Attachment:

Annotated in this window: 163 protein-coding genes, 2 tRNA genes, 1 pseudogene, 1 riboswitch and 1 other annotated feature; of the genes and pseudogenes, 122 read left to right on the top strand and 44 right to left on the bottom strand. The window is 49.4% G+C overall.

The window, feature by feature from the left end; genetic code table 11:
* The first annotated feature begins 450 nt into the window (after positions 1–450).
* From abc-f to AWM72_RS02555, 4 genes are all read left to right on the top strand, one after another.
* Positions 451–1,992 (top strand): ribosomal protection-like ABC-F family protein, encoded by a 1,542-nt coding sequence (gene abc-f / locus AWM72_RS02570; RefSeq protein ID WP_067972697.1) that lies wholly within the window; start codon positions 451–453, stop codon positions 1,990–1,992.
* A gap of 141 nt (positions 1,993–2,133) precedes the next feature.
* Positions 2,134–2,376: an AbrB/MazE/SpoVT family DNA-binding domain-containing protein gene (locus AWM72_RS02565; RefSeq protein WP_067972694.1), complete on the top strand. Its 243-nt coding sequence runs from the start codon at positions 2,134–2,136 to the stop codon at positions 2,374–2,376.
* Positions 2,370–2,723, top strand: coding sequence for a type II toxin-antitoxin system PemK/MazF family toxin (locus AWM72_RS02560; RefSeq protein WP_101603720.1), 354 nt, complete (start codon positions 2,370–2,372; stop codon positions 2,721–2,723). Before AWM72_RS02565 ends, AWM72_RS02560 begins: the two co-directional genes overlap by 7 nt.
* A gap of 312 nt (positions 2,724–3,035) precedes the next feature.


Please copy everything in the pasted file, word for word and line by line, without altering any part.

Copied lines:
Annotated in this window: 163 protein-coding genes, 2 tRNA genes, 1 pseudogene, 1 riboswitch and 1 other annotated feature; of the genes and pseudogenes, 122 read left to right on the top strand and 44 right to left on the bottom strand. The window is 49.4% G+C overall.

The window, feature by feature from the left end; genetic code table 11:
* The first annotated feature begins 450 nt into the window (after positions 1–450).
* From abc-f to AWM72_RS02555, 4 genes are all read left to right on the top strand, one after another.
* Positions 451–1,992 (top strand): ribosomal protection-like ABC-F family protein, encoded by a 1,542-nt coding sequence (gene abc-f / locus AWM72_RS02570; RefSeq protein ID WP_067972697.1) that lies wholly within the window; start codon positions 451–453, stop codon positions 1,990–1,992.
* A gap of 141 nt (positions 1,993–2,133) precedes the next feature.
* Positions 2,134–2,376: an AbrB/MazE/SpoVT family DNA-binding domain-containing protein gene (locus AWM72_RS02565; RefSeq protein WP_067972694.1), complete on the top strand. Its 243-nt coding sequence runs from the start codon at positions 2,134–2,136 to the stop codon at positions 2,374–2,376.
* Positions 2,370–2,723, top strand: coding sequence for a type II toxin-antitoxin system PemK/MazF family toxin (locus AWM72_RS02560; RefSeq protein WP_101603720.1), 354 nt, complete (start codon positions 2,370–2,372; stop codon positions 2,721–2,723). Before AWM72_RS02565 ends, AWM72_RS02560 begins: the two co-directional genes overlap by 7 nt.
* A gap of 312 nt (positions 2,724–3,035) precedes the next feature.